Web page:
Word Of Mouf When discussing rap's roots, it's customary to invoke names like Kool Herc and Grandmaster Flash. Yet listening to Ludacris' new album, Word of Mouf ,… Word Of Mouf When discussing rap's roots, it's customary to invoke names like Kool Herc and Grandmaster Flash. Yet listening to Ludacris' new album, Word of Mouf ,… 2001-11-27 Ludacris Hip-Hop/Rap
Music Review

Word of Mouf (2001)

EW's GRADE
B

Details Release Date: Nov 27, 2001; Lead Performance: Ludacris; Genre: Hip-Hop/Rap

When discussing rap's roots, it's customary to invoke names like Kool Herc and Grandmaster Flash. Yet listening to Ludacris' new album, Word of Mouf, other influences spring to mind—notably, raunchy African-American comedians like Redd Foxx and Rudy Ray Moore, men whose trade it was to make sex sound both filthy and hilarious. With his fashionably foul worldview, Ludacris could indeed be Foxx's bastard son, and Word often seems like nothing so much as an extended Dolemite routine set to hip-hop beats (courtesy of hot producers like Swizz Beatz, Timbaland, Organized Noize, and others). The first words on the album are ''The royal penis is clean, your highness''—a line, incidentally, from Eddie Murphy's Coming to America—and, as titles like ''Howhere'' and ''Move Bitch'' attest, things don't get any more politically correct than that. There's some marvelously inventive sexual/sexist wordplay here (most of which, sadly, cannot be reprinted in a family magazine); if you're inured to hip-hop's relentless conflation of sex and thuggery, you'll likely view lines like ''d--- to mouth resuscitation'' as good, dirty fun. If you're not—well, buying this album would simply be ludicrous. B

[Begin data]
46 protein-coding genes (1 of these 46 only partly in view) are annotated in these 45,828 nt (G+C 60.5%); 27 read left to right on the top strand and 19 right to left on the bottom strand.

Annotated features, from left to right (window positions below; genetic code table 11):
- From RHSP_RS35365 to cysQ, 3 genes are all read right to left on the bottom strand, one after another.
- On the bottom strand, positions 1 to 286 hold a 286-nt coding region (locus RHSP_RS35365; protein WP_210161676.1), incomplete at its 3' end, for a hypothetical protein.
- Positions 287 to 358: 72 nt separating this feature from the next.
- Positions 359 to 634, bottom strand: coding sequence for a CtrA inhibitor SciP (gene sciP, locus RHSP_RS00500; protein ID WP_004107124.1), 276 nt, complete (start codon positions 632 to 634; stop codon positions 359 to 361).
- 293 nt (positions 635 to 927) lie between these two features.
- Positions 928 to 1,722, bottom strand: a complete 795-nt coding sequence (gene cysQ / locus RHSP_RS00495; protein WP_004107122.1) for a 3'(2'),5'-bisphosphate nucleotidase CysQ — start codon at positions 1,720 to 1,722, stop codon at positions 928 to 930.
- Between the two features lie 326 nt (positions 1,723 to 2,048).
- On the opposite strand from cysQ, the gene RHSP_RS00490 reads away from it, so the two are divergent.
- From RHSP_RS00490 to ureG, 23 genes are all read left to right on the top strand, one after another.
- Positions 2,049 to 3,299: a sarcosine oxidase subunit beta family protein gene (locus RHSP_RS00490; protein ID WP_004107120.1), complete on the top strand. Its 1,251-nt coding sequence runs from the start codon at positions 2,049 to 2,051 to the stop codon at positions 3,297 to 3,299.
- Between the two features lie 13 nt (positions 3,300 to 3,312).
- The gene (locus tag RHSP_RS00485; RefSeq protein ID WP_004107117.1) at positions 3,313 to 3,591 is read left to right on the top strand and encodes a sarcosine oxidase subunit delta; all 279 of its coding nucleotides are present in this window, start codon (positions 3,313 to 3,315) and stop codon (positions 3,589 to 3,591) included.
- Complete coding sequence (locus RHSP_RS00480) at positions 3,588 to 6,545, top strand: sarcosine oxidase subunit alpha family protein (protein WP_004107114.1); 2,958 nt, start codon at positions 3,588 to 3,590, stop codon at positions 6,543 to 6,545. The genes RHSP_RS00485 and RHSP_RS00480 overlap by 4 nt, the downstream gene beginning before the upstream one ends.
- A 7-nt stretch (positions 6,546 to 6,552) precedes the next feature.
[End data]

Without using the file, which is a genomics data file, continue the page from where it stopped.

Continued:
Originally posted Dec 07, 2001 Published in issue #629 Dec 07, 2001 Order article reprints